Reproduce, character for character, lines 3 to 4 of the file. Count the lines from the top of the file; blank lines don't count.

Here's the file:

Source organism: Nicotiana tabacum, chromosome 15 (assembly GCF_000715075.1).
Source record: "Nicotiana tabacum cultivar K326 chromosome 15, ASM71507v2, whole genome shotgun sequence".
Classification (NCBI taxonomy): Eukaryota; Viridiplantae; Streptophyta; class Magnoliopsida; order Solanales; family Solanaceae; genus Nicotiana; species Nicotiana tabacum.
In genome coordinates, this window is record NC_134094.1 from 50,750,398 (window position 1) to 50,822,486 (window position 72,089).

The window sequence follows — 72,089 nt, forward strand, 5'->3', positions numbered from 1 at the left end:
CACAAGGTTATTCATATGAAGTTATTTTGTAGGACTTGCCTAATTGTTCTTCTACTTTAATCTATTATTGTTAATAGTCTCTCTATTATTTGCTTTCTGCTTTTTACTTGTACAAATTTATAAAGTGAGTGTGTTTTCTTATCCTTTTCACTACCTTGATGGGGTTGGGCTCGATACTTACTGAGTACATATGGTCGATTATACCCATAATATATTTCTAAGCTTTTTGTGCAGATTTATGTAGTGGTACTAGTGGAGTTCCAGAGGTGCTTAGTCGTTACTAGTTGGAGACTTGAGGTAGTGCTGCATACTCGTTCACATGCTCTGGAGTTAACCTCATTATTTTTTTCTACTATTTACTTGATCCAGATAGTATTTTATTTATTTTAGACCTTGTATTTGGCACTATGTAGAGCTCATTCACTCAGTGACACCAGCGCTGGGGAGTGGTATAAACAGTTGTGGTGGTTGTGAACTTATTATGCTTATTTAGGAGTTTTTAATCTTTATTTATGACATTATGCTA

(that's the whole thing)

Classification (NCBI taxonomy): Eukaryota; Viridiplantae; Streptophyta; class Magnoliopsida; order Solanales; family Solanaceae; genus Nicotiana; species Nicotiana tabacum.
In genome coordinates, this window is record NC_134094.1 from 50,750,398 (window position 1) to 50,822,486 (window position 72,089).